Opinion: What is an economic liberal?

As a phrase used in academic circles, it is associated with neo-liberals such as Hayak and Friedman, the pillars of 1980s Thatcherism. Within the Liberal Democrats the term has become popular, but understood in a different way. People like David Laws have tried to combine economic liberalism with social liberalism in order to acheive things in society that Thatcher was either not interested in, or failed to deliver. Economic Liberalism is meant to generate the wealth to make social justice affordable.

Given the success of Thatcherism in delivering victories for the Conservative party and transforming the Labour party, it would seem churlish to reject the whole ideology as we were prone to do at the time (and personally I am still strongly inclined to do). So what economic liberal values should we champion?

Maybe ambition is a good thing? Perhaps we should embrace innovation? Kick out the ‘Nanny State’? I like it that my local party is ambitious (albeit constantly thwarted by poor election results, but you can’t have everything). Our PPCs are ambitious. Neighbouring constituencies have candidates that are determined to win, and in the case of Lynne Featherstone, have done so already. It is good to have the drive for success. It is worth encouraging in society, and in our education system in particular.

But ambition has a dark side. Some people are more ambitious for themselves, rather than any principles that they believe in. You may have even met a few such people within the Liberal Democrats (it has been known). In foreign policy the ambition of “punching above your weight” is considered by new Labour to be a good thing, until we got flattened by Iraq (and Afghanistan will be next).

Economic liberals have been arguing until recently that the Liberal Democrats should appeal to the ambitious. Instead of appealing to weather-grizzled street protesters – which we happily did in the past – we need more sharp-suited city trader types, who like to bark down two phones at the same time.

For a while it became fashionable after the last general election to echo the sentiments that encouraged many of these people to join the Tories. We shouldn’t tax the rich more. Taxing them more is to punish them, and we should do the opposite and allow success to be rewarded. Money that goes to the government will be wasted anyway.

Now we discover the truth. It IS possible to pay people too much, and the Liberal Democrats now want to hunt down those people who were so irresponsible on the money markets. Give markets too much freedom, and you create a moral hazard where people only think about the short term profits of there actions, and neglect the long term consequences.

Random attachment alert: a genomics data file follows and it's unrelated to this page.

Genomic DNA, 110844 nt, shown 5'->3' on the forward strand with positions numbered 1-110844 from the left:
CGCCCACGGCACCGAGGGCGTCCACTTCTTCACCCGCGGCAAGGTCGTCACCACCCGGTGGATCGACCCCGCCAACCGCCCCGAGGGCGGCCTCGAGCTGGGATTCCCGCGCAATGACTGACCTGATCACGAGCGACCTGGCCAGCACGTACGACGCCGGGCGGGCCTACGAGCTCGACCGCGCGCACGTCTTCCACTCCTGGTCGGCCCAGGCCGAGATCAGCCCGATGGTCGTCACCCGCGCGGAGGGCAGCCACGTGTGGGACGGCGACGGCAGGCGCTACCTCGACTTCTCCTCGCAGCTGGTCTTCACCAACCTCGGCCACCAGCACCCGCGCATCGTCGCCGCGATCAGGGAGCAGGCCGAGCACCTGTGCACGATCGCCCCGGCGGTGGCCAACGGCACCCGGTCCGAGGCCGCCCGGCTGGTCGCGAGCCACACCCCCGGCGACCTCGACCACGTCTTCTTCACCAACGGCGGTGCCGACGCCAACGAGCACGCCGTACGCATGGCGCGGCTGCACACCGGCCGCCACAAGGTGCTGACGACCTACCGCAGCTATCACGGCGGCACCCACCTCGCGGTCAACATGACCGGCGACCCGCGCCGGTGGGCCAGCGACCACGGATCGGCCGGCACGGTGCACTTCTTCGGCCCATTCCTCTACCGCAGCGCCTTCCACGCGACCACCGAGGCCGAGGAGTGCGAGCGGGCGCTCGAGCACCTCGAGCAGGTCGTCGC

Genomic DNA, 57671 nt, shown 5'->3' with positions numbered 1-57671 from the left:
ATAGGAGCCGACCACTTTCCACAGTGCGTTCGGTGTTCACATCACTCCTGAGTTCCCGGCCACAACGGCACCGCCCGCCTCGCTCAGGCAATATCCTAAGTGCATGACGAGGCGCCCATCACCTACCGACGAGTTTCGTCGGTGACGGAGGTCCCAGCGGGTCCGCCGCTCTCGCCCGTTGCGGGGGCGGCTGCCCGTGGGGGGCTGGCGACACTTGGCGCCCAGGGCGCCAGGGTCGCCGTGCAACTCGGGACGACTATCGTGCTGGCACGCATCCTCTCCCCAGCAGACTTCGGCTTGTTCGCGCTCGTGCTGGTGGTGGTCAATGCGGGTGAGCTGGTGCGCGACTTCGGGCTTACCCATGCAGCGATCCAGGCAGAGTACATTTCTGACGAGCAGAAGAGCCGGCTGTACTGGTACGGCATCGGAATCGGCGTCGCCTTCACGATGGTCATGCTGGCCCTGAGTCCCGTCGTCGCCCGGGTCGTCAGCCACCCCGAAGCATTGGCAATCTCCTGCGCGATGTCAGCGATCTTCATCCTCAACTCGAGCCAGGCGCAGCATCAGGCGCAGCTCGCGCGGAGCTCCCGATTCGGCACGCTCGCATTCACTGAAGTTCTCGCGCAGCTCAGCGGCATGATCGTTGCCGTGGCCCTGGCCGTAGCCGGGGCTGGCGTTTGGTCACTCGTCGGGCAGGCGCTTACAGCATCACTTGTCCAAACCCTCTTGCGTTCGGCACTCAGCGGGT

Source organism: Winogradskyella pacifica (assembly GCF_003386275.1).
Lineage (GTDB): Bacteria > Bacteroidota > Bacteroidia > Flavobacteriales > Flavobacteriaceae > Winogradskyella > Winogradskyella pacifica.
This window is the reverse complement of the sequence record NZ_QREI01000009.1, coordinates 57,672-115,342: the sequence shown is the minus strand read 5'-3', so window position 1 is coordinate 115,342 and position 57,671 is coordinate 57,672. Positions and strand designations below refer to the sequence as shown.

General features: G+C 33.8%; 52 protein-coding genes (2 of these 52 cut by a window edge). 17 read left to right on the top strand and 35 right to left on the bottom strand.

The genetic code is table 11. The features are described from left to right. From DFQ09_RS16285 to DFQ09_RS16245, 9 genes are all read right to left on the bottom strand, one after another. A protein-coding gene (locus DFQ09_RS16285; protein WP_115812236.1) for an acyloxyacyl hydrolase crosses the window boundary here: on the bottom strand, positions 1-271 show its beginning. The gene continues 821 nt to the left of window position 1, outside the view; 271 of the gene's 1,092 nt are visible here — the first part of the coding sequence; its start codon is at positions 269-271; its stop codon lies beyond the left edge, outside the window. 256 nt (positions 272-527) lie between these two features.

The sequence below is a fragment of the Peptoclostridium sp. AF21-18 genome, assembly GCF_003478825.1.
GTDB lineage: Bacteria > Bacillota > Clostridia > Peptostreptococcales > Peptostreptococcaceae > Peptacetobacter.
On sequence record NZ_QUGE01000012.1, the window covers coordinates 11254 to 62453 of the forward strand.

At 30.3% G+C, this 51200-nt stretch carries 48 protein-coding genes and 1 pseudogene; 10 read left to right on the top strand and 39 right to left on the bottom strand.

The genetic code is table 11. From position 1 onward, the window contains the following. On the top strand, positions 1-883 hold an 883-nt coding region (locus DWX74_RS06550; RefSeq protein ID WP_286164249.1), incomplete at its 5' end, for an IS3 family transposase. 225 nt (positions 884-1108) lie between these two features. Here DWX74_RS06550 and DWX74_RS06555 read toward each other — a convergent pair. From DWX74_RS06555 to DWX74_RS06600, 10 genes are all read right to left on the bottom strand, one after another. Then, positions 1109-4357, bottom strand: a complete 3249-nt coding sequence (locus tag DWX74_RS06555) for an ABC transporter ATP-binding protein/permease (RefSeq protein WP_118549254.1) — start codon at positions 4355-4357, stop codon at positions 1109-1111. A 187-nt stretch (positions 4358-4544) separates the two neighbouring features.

The problem in the UK is sometimes too much ambition, rather than not enough. From now on, high street banks should be boring institutions that make boring profits. We cannot afford for them to ever be ambitious again. And the state has to have the power to ensure that this is the case. So much for opposing the ‘Nanny State’!

The term ‘Nanny State’ is a metaphor, it is not real life. Unfettered market forces can often be irresponsible and against the interests of society. The state can and should also be subject to scrutiny, but nonetheless it is the only institution that potentially can stop markets from being irresponsible.

And what about innovation? I raise the matter because I have a question. If the period of economic growth from 2001-07 was driven by a bubble of unsustainable debt, which is something that we will no longer permit anymore, then what will drive economic growth in the future?

I have asked many people this, some of them economic experts, and maybe I have asked the wrong people, but the only answer I get is “innovation”. Well who knows, maybe. However, as Joseph Stiglitz has pointed out, the biggest innovation that drove growth until recently was how to get round the regulations. Like ambition, innovation can be a good thing, but might not be.

For me the term “economic liberal” is a term I can never embrace as a Liberal. I cannot abide the historical associations with Thatcherism, where paradoxically the free market ideology ended up creating a centralised state (opposed by Liberals at the time) in order to suppress opposition to it.

Now we find it is not just a matter of semantics. Unfettered free markets can be disasterous. Maybe economic liberalism doesn’t have to be like this, but the anglo-US model of capitalism beloved of many has failed. What we need now to be true to our values is for more social and less economic liberalism.

* Geoff Payne is secretary of Hackney Liberal Democrats.

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  • Andrew Duffield 24th Mar '09 - 10:17pm

    My goodness, that’s a big chip you’re shouldering Geoff. Yet you acknowledge the indivisible truth of Liberalism right at the start of your diatribe:

    “Economic Liberalism is meant to generate the wealth to make social justice affordable.”

    That’s it! Let that chip fall!

    The world has yet to experience the redistributive empowerment of genuinely “unfettered free markets”. Thatcherism was a grotesque distortion of economic democracy, deliberately designed to further entrench wealth and privilege in the hands of the few – with the vacuous promise of “trickledown” as a sop to the gullible.